Some employees are packing their bags and moving to new cities to access better-paying jobs and a lower cost of living—particularly working parents, a new Qualtrics survey finds.
Although consumer prices rose less than expected last month, a sign that inflation is starting to cool, Americans are still being squeezed by higher prices. Sixty-four percent of surveyed workers say they find it harder to pay for living expenses than just one year ago, according to Qualtrics. Add in commuting and childcare costs as more employers call workers back to the office, and it’s no wonder workers are willing to uproot their lives to stretch their paychecks a little further.
While some workers are looking for new jobs entirely, others are seeking outside gigs, second jobs, or more opportunities to work at their current job. More than half of surveyed workers (57%) say they want the opportunity to work overtime or take on extra shifts. Thirty-seven percent say they’re actively looking for higher paying jobs, while 38% are looking for a second job.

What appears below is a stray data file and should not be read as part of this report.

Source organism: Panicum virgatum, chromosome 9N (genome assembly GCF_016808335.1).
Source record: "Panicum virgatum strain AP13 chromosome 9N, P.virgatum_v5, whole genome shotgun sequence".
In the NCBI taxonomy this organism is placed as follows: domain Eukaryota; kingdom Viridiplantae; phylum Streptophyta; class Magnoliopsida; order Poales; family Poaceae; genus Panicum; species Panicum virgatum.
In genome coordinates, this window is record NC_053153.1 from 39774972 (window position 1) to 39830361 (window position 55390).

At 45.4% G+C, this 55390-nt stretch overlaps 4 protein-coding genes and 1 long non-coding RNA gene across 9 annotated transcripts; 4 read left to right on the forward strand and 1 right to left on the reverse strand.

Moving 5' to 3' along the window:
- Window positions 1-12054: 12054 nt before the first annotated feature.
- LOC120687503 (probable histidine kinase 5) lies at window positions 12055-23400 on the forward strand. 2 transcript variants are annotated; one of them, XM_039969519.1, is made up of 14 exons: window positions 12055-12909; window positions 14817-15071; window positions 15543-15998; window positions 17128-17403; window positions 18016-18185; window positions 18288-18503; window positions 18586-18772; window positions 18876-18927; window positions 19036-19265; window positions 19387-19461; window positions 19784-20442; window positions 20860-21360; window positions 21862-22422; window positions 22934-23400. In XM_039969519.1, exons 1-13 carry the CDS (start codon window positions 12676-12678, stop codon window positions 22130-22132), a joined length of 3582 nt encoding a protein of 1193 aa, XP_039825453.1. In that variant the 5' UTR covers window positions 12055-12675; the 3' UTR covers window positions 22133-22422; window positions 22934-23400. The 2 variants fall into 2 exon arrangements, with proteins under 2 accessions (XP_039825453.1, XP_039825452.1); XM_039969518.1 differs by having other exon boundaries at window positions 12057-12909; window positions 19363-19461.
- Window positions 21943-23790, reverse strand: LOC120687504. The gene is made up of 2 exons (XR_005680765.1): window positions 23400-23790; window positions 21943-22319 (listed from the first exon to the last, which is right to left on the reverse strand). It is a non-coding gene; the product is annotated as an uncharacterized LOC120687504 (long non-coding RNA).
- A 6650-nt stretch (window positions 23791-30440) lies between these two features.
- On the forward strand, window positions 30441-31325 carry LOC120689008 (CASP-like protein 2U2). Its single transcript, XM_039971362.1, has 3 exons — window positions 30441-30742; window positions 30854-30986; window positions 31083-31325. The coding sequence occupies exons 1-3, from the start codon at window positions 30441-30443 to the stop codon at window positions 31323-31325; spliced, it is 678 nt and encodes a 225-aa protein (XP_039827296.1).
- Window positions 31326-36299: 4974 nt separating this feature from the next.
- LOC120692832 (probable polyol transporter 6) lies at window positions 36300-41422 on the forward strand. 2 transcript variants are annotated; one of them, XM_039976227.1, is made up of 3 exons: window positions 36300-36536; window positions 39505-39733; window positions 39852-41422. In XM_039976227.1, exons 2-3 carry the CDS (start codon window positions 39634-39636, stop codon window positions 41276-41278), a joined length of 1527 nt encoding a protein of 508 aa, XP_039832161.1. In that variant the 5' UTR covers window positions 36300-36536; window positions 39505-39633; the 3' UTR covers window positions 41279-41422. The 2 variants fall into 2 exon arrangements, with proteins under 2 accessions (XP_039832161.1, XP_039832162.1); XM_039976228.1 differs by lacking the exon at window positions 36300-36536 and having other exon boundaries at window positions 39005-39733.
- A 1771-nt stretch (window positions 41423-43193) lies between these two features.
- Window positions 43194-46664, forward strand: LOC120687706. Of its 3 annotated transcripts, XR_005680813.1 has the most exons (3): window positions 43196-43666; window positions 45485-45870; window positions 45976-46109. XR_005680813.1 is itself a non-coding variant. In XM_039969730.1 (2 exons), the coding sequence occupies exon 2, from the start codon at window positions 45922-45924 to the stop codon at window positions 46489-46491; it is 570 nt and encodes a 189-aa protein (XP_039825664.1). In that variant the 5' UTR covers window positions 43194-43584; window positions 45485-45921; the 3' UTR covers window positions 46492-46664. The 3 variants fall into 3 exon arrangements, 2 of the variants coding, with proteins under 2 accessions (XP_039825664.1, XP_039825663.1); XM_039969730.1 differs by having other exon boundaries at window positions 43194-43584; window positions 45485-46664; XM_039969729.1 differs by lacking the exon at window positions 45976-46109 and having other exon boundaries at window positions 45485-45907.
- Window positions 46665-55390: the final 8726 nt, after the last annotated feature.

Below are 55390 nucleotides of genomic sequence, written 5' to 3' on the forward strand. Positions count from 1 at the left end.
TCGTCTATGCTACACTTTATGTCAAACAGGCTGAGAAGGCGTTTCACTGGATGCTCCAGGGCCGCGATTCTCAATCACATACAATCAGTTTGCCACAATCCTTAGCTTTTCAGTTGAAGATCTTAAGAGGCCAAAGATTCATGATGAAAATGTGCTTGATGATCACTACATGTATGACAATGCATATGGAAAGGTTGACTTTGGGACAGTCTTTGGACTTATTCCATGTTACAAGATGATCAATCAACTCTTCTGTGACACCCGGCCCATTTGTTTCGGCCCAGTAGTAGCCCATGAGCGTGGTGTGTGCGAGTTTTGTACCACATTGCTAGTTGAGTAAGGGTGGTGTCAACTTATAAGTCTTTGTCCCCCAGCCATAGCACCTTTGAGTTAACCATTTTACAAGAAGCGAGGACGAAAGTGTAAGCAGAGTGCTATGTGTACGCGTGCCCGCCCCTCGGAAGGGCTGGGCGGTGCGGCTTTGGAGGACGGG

Parents feel the financial strain most acutely, reporting an even higher likelihood of seeking new and additional opportunities to increase their income. So much so, they are willing to move to areas with lower living costs. A whopping 69% of working parents say their pay isn’t keeping up with the cost of living, and they’re twice as willing to move to a cheaper city than their child-free counterparts.
Employers may soon have to reflect on what they’re willing to extend—increased pay or location flexibility—to hold onto their workforce in the coming year.
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Another wave of Twitter exits occurred late last week after Elon Musk presented employees with an ultimatum: work in an “extremely hardcore” fashion or leave the company. While hundreds of employees initially signaled they would leave the company, reports suggest almost 1,200 resigned. A LinkedIn post from a former Twitter software engineer went viral after he shared his resignation.
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